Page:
So let’s talk money. What kind of payment structure do you think makes sense? For example, per hour or per project basis? Or what about a set fee up front with rewards along the way?
You see, I’m not just giving away my hard-earned cash as a writer, I’m also investing in your future success as an author. Which means I deserve a return on my investment! Haha. But yes, I am asking for a little bit now. You have been warned! 😉
What I ask for is commonly called a “songwriter split.” It was originally designed only for singers but has been adapted for all types of songwriters including myself. We call ours a “half-time agreement.
Record your songs
Once you have your song written, it’s time to record it! Recording music is a complicated process that includes recording equipment, engineers, producers, and mixers. Some of these people are more experienced than others, so it is important to know who all involved in the song including their contacts and credentials.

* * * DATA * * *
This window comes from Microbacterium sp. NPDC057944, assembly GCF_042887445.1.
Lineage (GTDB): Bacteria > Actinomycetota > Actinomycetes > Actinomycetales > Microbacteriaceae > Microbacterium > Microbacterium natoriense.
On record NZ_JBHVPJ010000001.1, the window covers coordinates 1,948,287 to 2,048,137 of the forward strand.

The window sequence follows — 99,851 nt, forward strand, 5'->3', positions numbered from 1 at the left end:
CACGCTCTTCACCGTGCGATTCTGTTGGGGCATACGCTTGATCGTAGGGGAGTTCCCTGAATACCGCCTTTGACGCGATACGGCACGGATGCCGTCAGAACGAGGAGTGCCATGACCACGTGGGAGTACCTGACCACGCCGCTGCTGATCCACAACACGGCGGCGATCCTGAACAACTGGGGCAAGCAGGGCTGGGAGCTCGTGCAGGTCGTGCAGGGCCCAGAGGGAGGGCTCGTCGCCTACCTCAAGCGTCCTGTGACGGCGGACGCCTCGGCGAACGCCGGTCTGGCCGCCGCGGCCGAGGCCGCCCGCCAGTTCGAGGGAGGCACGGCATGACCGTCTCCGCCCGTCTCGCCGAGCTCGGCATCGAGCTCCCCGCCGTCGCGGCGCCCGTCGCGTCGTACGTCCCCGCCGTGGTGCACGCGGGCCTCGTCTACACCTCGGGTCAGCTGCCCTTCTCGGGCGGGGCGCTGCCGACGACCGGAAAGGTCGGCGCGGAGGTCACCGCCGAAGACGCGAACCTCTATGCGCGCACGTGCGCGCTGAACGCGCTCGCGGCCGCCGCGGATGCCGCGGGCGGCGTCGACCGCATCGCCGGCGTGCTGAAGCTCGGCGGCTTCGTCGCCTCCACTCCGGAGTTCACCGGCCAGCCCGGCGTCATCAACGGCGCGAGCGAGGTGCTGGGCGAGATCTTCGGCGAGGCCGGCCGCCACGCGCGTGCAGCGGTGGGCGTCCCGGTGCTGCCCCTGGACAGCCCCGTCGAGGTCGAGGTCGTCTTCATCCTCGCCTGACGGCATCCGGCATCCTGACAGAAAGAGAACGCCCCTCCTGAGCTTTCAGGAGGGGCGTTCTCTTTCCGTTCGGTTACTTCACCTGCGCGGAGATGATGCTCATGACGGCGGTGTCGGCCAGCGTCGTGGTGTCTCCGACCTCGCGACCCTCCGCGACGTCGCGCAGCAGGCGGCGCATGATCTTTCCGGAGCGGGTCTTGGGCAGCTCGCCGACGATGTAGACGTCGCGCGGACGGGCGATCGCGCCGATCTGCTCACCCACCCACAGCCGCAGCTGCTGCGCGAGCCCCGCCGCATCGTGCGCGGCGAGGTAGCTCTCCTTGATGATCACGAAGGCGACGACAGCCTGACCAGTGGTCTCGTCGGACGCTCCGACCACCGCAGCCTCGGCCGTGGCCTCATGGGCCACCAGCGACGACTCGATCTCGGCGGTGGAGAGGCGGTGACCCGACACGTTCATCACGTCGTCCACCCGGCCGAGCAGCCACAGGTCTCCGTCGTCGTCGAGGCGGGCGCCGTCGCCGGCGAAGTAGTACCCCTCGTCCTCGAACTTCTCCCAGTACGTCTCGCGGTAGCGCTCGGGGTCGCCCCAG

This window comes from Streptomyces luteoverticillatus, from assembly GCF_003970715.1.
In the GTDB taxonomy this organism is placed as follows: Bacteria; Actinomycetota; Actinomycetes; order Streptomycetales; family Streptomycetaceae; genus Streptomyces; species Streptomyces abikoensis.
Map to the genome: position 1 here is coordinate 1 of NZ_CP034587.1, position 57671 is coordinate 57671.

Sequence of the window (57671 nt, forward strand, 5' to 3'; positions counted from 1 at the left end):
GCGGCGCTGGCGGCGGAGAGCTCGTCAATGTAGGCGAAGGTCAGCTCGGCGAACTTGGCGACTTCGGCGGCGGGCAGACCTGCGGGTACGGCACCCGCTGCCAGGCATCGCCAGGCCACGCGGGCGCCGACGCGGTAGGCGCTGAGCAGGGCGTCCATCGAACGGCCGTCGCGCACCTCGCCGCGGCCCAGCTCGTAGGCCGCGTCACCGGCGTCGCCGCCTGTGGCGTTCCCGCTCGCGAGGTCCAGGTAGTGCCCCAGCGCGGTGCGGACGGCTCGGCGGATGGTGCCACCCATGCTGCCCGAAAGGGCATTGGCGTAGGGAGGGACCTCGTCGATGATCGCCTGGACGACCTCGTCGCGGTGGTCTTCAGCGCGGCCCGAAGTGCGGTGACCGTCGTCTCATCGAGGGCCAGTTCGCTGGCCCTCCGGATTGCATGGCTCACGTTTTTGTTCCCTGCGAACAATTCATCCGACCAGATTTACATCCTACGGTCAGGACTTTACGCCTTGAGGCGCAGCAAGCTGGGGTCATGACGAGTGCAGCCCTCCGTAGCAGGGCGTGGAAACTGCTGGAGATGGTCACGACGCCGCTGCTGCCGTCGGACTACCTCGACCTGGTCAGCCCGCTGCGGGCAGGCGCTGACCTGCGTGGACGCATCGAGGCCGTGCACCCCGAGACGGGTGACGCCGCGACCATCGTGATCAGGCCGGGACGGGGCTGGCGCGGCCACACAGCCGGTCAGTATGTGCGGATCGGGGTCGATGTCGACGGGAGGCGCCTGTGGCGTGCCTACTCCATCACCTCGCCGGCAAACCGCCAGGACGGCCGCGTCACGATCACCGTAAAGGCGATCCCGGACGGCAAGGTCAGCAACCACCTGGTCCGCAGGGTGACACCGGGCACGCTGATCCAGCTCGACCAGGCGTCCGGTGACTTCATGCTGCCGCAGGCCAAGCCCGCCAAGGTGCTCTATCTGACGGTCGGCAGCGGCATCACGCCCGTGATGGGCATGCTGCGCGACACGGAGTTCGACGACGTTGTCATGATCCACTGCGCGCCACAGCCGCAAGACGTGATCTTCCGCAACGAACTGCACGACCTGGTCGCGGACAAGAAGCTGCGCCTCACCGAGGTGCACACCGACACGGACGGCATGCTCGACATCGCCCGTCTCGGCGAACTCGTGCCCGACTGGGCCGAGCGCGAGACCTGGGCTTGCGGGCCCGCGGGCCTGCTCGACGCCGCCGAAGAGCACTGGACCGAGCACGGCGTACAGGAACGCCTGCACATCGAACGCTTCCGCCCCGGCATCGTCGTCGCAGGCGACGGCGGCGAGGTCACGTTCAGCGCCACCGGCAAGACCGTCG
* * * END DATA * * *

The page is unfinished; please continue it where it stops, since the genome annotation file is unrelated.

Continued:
Your producer, mixer, or engineer can help get your song heard by creating an appropriate environment for creative expression. They may suggest different styles or genres of music, and could even facilitate collaborations or introductions to other artists.
The Jam Addict team is a revolving door of writers who care about music, its effects on culture, and giving aspiring artists tools and knowledge to be inspired and keep on creating.
If you have any questions or concerns or just want to drop us a line, don’t hesitate to contact us! We always appreciate the feedback.